Consumers shifting their attention to OTT digital video platforms in place of pay TV options—known as cord-cutters—is a key reason for anemic growth in TV ad spending.
Fewer Americans are reporting a cutback in small-ticket purchases compared to a year ago.
No more than one in 10 Nordics had either terminated or cut back their cable or satellite TV package in the past year in favor of online services.
The percentage of pay TV subscribers who were likely to cancel their cable services had held steady between 2011 and 2014.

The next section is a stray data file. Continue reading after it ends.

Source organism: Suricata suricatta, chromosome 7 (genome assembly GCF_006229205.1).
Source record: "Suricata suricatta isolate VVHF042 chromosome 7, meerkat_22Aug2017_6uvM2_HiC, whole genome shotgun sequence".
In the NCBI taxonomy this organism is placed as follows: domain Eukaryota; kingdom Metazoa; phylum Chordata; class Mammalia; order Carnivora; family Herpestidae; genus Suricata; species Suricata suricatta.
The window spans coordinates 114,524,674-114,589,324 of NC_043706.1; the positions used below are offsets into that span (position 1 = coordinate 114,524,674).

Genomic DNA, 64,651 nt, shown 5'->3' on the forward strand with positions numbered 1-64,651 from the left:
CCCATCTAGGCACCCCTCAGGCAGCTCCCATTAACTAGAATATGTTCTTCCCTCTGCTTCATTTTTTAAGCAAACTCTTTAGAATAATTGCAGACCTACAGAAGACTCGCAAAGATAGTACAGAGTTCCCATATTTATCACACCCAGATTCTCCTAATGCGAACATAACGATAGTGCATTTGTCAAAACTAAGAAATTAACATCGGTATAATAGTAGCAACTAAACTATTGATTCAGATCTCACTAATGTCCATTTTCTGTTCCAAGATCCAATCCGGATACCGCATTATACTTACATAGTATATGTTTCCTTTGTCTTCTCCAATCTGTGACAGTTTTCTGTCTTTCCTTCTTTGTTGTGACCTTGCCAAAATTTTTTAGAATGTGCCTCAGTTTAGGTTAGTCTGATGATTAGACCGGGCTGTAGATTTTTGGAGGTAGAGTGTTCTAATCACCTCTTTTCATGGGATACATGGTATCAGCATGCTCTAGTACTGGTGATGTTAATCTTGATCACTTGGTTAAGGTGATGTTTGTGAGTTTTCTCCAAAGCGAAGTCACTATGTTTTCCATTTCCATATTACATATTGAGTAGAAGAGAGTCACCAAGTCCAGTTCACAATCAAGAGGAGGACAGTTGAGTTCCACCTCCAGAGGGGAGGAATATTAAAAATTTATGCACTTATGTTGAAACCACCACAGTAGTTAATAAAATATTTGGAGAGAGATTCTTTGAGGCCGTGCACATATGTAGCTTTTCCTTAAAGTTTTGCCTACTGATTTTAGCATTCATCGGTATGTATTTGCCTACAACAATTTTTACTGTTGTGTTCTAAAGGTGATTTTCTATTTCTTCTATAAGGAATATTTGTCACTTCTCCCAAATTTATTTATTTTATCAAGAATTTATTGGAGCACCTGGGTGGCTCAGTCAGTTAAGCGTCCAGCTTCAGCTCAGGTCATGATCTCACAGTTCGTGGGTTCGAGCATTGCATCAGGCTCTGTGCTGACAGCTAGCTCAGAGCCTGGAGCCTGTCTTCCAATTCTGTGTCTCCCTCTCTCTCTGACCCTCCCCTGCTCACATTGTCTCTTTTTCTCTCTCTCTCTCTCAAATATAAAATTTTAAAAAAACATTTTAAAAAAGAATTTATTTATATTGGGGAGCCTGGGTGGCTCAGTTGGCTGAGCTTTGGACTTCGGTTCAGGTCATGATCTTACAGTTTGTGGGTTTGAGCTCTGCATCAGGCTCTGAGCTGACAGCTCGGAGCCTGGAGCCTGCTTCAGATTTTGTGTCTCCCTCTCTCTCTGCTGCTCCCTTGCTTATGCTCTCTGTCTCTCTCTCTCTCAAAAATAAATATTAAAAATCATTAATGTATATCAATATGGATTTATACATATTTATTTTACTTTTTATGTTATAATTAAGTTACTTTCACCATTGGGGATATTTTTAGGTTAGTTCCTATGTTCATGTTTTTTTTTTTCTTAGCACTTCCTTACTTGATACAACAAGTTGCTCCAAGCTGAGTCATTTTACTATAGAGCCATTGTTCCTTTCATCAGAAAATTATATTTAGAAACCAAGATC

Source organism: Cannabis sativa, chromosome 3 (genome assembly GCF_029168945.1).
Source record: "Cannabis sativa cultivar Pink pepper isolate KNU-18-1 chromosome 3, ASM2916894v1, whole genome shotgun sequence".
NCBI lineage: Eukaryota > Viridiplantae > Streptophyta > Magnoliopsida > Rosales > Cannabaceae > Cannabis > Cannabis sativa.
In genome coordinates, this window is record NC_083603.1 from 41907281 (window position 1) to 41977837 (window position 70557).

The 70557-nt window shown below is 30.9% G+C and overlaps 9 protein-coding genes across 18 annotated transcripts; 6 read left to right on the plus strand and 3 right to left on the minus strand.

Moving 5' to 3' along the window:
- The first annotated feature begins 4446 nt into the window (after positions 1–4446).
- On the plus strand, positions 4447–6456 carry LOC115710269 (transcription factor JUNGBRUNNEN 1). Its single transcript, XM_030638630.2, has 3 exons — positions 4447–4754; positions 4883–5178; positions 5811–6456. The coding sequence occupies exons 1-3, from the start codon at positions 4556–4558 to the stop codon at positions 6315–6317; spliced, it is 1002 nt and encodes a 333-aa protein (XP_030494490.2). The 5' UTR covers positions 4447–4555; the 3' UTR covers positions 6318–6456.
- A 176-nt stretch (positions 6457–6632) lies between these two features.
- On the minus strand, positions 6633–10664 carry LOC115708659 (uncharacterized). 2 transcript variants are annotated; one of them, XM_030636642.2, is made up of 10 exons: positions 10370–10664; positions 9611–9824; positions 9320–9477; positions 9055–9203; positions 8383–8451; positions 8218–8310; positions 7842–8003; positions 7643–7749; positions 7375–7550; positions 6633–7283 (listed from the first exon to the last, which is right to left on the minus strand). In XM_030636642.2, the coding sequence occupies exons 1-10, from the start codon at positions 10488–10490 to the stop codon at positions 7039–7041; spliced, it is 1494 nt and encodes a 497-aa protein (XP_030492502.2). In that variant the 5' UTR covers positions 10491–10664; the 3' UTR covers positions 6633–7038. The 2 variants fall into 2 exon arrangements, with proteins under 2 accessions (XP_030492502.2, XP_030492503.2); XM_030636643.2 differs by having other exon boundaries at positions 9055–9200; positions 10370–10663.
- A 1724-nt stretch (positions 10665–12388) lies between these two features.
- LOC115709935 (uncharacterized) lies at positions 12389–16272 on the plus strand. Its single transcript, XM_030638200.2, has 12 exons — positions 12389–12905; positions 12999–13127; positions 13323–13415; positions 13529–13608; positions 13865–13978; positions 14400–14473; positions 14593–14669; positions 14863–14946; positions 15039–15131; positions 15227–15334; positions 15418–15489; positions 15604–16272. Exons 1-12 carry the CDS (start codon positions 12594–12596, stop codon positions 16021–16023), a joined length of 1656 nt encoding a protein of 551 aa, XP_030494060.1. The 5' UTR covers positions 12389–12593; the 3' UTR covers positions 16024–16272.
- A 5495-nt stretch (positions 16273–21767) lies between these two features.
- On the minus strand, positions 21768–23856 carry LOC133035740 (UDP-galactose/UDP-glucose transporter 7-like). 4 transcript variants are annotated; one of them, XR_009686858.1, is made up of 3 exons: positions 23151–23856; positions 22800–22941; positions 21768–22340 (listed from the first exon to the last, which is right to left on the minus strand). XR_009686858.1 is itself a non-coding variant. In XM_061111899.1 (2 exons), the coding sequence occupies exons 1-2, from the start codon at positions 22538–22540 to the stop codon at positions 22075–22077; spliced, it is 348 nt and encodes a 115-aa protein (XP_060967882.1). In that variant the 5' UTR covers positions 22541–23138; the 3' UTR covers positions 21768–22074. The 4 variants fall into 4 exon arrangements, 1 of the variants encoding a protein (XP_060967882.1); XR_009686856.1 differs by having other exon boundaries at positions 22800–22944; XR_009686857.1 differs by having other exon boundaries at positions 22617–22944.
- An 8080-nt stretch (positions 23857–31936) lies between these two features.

While fewer than one in 10 millennials identified themselves as cord-cutters or “cord-nevers,” about three in 10 said they had reduced pay service within the six months before being queried.
The proliferation of digital video has raised the specter of large-scale cord-cutting by Millennials.
Some 18.1% of US households with Netflix or Hulu accounts were cord-cutters last year, a rate almost three times the 6.5% national average.
Pay-TV households who stream TV series are actually less likely to cancel their pay-TV subscriptions than those who don’t stream.
Centris indicates that 8% of US households reported having eliminated their pay-TV subscriptions in Q3 2013, double the percentage from the Q1 survey (4%).
More than half of adult broadband users with an internet connected TV say that their viewing of online video sources has increased relative to last year.